2012-11-01

    Electron correlation effects are essential for an accurate ab initio description of molecules. A quantitative a priori knowledge of the single- or multireference nature of electronic structures as well as of the dominant contributions to the correlation energy can facilitate the decision regarding the optimum quantum chemical method of choice. We propose concepts from quantum information theory as orbital entanglement measures that allow us to evaluate the single- and multireference character of any molecular structure in a given orbital basis set. By studying these measures we can detect possible artifacts of small active spaces. PMID:26296018

  20. Individual differences in allocation of funds in the dictator game associated with length of the arginine vasopressin 1a receptor RS3 promoter region and correlation between RS3 length and hippocampal mRNA.

    PubMed

    Knafo, A; Israel, S; Darvasi, A; Bachner-Melman, R; Uzefovsky, F; Cohen, L; Feldman, E; Lerer, E; Laiba, E; Raz, Y; Nemanov, L; Gritsenko, I; Dina, C; Agam, G; Dean, B; Bornstein, G; Ebstein, R P

    2008-04-01

    Human altruism is a widespread phenomenon that puzzled evolutionary biologists since Darwin. Economic games illustrate human altruism by showing that behavior deviates from economic predictions of profit maximization. A game that most plainly shows this altruistic tendency is the Dictator Game. We hypothesized that human altruistic behavior is to some extent hardwired and that a likely candidate that may contribute to individual differences in altruistic behavior is the arginine vasopressin 1a (AVPR1a) receptor that in some mammals such as the vole has a profound impact on affiliative behaviors. In the current investigation, 203 male and female university students played an online version of the Dictator Game, for real money payoffs. All subjects and their parents were genotyped for AVPR1a RS1 and RS3 promoter-region repeat polymorphisms. Parents did not participate in online game playing. As variation in the length of a repetitive element in the vole AVPR1a promoter region is associated with differences in social behavior, we examined the relationship between RS1 and RS3 repeat length (base pairs) and allocation sums. Participants with short versions (308-325 bp) of the AVPR1a RS3 repeat allocated significantly (likelihood ratio = 14.75, P = 0.001, df = 2) fewer shekels to the 'other' than participants with long versions (327-343 bp). We also implemented a family-based association test, UNPHASED, to confirm and validate the correlation between the AVPR1a RS3 repeat and monetary allocations in the dictator game. Dictator game allocations were significantly associated with the RS3 repeat (global P value: likelihood ratio chi(2) = 11.73, df = 4, P = 0.019). The association between the AVPR1a RS3 repeat and altruism was also confirmed using two self-report scales (the Bardi-Schwartz Universalism and Benevolence Value-expressive Behavior scales). RS3 long alleles were associated with higher scores on both measures. Finally, long AVPR1a RS3 repeats were associated with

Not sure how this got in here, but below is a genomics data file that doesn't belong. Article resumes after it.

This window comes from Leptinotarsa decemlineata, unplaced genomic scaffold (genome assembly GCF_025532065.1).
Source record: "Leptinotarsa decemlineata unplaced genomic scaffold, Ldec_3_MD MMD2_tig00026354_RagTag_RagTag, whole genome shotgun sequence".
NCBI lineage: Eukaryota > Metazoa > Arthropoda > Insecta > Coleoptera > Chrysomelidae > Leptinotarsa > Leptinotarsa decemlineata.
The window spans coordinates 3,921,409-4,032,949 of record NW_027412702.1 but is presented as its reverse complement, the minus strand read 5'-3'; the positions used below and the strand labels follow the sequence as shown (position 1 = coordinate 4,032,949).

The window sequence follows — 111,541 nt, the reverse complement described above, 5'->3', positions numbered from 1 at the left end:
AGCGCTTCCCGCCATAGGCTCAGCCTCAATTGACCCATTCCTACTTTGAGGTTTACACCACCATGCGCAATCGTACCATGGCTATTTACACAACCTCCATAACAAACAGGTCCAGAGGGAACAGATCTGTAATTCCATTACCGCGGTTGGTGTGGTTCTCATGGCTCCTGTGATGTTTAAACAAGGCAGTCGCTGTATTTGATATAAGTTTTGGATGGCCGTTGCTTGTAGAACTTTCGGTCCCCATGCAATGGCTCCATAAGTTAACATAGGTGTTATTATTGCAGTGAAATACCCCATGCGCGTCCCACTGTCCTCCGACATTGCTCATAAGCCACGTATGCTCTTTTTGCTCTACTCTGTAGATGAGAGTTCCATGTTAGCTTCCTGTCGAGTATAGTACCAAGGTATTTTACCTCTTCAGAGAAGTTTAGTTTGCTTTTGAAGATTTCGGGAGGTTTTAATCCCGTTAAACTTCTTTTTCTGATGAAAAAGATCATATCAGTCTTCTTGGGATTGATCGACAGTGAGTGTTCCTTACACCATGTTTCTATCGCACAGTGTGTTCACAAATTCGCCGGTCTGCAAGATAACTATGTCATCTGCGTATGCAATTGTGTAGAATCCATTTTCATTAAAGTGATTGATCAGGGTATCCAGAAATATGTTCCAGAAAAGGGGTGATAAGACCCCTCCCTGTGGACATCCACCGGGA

1. The comparison of the lengths and diameters of main bronchi measured from two-dimensional and three-dimensional images in the same patients

    PubMed Central

    Lee, Jeong Woo; Choi, Jin-Wook; Han, Young-Jin; Lee, Jun-Rae

    2014-01-01

    Background Recently, multi-planar reconstruction of the three-dimensional (3D) spiral chest CT scan has demonstrated superiority in the evaluation of the tracheobronchial tree. The goal of this study was to measure the lengths of the right and left main bronchi and their anteroposterior (AP) and transverse (TR) diameters using the 3D and two-dimensional (2D) images in the same adult respectively, and to evaluate the degree of correlation between them. Methods We measured the lengths of the right and left main bronchi from the carina to the first of their branches and the AP and TR diameters at the mid-portion of the right main bronchus and 2 cm below the carina in the left main bronchus. We determined the size of the left-sided double-lumen tube (DLT) based on the measured AP diameter of the left main bronchus from the 3D and 2D images, respectively. Results There was moderate correlation between the lengths of both main bronchi obtained from the 3D images and the 2D images, and between the AP diameter of the left main bronchus obtained from the 3D images and the 2D images. Same sized DLTs were estimated in 69% of the men and 34% of the women. Conclusions The lengths of the right and left main bronchi and their AP and TR diameters obtained from 3D images were not strongly correlated with those from 2D images. Therefore, a further study is needed to verify the superiority of 3D images in selecting the appropriate size of left-sided DLT. PMID:24729839